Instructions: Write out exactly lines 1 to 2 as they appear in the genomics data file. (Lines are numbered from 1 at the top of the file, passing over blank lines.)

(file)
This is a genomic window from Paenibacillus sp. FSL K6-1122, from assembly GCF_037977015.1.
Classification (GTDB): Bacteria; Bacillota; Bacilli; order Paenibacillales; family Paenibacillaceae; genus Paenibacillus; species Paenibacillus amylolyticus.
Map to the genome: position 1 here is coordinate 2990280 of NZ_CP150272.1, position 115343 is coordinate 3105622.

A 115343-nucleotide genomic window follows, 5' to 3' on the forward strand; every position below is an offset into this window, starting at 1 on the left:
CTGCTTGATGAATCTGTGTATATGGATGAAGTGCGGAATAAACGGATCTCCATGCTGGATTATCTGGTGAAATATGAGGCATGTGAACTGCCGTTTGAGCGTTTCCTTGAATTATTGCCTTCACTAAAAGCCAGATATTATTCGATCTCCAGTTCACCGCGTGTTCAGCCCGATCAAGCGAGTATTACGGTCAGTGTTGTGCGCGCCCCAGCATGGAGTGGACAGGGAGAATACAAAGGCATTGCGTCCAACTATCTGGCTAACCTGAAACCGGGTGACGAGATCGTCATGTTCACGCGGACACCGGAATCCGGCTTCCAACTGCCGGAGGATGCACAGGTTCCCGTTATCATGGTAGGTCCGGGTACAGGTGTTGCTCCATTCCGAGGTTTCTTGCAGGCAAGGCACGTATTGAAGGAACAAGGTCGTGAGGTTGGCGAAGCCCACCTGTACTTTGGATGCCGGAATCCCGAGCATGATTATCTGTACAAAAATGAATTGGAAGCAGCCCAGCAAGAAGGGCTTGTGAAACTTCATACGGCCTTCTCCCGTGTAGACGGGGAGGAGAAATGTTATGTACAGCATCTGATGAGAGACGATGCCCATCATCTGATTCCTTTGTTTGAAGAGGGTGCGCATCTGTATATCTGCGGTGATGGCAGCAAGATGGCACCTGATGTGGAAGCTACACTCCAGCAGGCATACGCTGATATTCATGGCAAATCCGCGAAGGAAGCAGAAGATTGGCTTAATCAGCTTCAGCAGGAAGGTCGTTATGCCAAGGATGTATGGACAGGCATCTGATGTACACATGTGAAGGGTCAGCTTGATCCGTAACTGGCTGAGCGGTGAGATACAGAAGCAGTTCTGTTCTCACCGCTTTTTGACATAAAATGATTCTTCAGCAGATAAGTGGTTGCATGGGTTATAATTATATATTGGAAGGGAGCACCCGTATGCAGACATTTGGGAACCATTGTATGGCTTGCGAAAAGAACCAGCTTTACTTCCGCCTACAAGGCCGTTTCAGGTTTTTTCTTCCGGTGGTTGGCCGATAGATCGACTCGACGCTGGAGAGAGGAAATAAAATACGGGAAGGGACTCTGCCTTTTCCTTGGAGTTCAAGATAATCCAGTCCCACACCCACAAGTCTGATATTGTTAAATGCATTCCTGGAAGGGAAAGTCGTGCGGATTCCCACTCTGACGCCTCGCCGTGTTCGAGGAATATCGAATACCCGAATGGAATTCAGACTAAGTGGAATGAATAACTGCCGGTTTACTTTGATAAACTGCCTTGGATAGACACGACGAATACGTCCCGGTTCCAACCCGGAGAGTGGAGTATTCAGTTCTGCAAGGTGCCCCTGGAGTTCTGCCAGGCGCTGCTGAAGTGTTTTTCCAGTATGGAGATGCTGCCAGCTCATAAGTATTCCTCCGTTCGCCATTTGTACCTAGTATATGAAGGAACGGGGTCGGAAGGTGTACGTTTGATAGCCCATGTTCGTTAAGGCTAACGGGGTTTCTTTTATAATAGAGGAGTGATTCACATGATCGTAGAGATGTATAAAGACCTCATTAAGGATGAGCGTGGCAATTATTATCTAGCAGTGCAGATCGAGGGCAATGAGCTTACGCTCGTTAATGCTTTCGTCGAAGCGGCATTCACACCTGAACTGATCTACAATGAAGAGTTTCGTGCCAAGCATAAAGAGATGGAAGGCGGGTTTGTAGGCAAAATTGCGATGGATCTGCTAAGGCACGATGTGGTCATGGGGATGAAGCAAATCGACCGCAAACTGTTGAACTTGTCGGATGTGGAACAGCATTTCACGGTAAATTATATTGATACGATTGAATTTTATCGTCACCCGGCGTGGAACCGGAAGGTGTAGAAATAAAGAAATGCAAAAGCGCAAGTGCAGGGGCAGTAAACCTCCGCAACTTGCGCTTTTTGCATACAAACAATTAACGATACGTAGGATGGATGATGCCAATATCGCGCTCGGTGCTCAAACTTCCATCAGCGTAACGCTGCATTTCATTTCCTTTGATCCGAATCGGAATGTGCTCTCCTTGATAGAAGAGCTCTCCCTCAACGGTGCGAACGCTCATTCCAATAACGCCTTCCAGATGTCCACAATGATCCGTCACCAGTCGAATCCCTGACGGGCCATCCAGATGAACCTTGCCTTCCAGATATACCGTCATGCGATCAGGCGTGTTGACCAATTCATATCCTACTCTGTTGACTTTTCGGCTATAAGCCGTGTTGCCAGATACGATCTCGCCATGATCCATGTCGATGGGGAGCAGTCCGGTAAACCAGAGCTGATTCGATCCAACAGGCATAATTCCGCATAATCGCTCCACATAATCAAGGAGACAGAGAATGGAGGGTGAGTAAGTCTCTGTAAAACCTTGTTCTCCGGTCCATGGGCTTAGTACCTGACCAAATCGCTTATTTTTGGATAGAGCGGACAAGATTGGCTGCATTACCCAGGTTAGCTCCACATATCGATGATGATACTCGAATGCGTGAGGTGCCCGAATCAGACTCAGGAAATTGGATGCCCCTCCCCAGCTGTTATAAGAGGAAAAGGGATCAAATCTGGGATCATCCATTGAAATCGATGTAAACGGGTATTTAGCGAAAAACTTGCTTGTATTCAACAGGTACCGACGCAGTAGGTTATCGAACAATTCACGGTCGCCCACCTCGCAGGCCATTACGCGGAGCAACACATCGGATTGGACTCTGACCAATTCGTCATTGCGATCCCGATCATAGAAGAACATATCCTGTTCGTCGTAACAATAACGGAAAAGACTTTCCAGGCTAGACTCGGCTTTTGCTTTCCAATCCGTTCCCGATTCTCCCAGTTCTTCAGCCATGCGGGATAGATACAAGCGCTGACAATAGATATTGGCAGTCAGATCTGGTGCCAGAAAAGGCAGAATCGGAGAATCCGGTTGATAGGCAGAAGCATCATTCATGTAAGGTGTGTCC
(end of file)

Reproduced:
This is a genomic window from Paenibacillus sp. FSL K6-1122, from assembly GCF_037977015.1.
Classification (GTDB): Bacteria; Bacillota; Bacilli; order Paenibacillales; family Paenibacillaceae; genus Paenibacillus; species Paenibacillus amylolyticus.